Nov 15TH,  2005

Sailing across Clew Bay the Achill Lifeboat coxed by Tommy Kilbane came to meet us. Gerry Casey’s helicopter swung in close and low, Rory and Gary waving and photographing through the open helicopter doors.  Croagh Patrick, Holy Mountain, looked resplendent.

We flew again the flags of Greenland, Nunavut, Canada, the USA, the Russian Federation, Norway and Scotland’s flag of Saint Andrew, this time all together.

A great crowd of family, friends and well wishers met us at Westport quay. Julie Langan conducted Gael Scoil Na Cruaiche school band as the youngsters played us in. Maith sibh.

John Gillivan of Towers Restaurant, Westport  Urban District Council, Vinnie Keogh of The Helm  and Matt Molloy in turn fed and watered us well—thank you All.

The first night home I woke at 3 am (for my watch!), went downstairs, made tea, opened 3 months post and went back to bed about 5 am. It took about a week to return to normality and even then there was a residual fatigue.

I’m sometimes asked if it is hard to settle back to work and domesticity.  Not at all.

It’s comfortable to have a stable situation to return to, to get some money coming in again and to have a pint with old friends, without the prospect of heading to sea in the immediate aftermath.

Life is good, the joggers are jogging, dog walkers walking and neighbours saying “Welcome back”. Normality is wonderful.

Looking back. The Team aspect stands out. A journey like ours involves such work and organisation that without a group of able, willing and congenial people it would have been neither possible nor enjoyable. There were 18 crew members in total on the various legs of the Polar Circumnavigation. With Gearóid Ó Riain and Paddy, sailing from Westport to Illulisat, Greenland were Pat Redmond, Harry Connolly, Eoin Coyle and Cathal De Barra.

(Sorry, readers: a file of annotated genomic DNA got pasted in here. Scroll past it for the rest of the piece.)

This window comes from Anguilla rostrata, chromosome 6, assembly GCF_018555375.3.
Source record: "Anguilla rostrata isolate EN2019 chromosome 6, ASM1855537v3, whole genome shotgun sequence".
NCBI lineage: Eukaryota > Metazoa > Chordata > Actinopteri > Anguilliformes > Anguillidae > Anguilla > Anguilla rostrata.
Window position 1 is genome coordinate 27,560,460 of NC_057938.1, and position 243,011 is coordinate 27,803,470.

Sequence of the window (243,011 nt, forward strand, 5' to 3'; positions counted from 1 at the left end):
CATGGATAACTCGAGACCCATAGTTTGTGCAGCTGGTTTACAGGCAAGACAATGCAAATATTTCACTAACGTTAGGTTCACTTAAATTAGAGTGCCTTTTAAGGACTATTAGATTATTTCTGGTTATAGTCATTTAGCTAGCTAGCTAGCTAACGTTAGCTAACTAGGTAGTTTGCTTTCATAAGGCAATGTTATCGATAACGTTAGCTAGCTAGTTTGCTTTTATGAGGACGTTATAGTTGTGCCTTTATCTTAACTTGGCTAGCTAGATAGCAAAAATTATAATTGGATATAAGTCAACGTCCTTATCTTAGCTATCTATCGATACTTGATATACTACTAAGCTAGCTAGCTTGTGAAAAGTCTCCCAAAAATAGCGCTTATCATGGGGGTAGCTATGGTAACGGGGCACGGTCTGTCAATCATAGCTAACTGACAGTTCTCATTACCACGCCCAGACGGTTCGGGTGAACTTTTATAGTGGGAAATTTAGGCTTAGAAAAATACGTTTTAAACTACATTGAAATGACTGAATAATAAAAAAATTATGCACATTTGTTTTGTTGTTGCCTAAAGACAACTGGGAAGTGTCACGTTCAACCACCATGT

From Prince Rupert, Canada to Anadur, Russia, Jarlath and Paddy were joined by Eoin McAllister, Joan Burke, Tom Moran and Brendan Minish. Tom was in Khatanga and rejoined with Eoin and Brendan in Norway.

Terry Irvine, Frank Nugent and John Murray were on the North West Passage. Colm Brogan, Gary Finnegan, Rory Casey and Slava Laskevich did the North East Passage. Kevin, Michael, Jarlath and Paddy did both the North West and North East Passages.   Eight of the eighteen played a musical instrument, thankfully not all together, although we came pretty close to it at the crew changeover in Anadur.

And there were the many friends who helped build Northabout. And to those many who helped raise funds and to Brendan who kept the communications and this website going from base and particularly to our supportive families, we thank you all. 

We engaged with the local people wherever we went. Most travellers take; pictures, information, memories. We tried to give as well as take, mostly through our music—it’s like an Aladdin’s Lamp for opening communication. 

The technical reliability of Northabout was fundamental to our success. Isolated areas of the world have no breakdown service. The arctic is demanding on equipment and unforgiving of weakness. Our boat was purpose built by Jarlath, conceding nothing, time or cost notwithstanding, in the vital engineering and sailing functions. It was this confidence in the build that allowed us depart so quickly, 3 weeks, after launching. The maiden passage to Greenland were her sea trials—she passed, with distinction—seven and a half days from Westport to Cape Farewell. The manner in which she then handled the ice we  met on Greenland’s west coast gave us a lasting confidence.

Navigation and communications have changed dramatically in the last twenty years. In 1986 we sailed the Atlantic using a sextant and sights of the sun to give us our position. We weren’t that much better off than Columbus.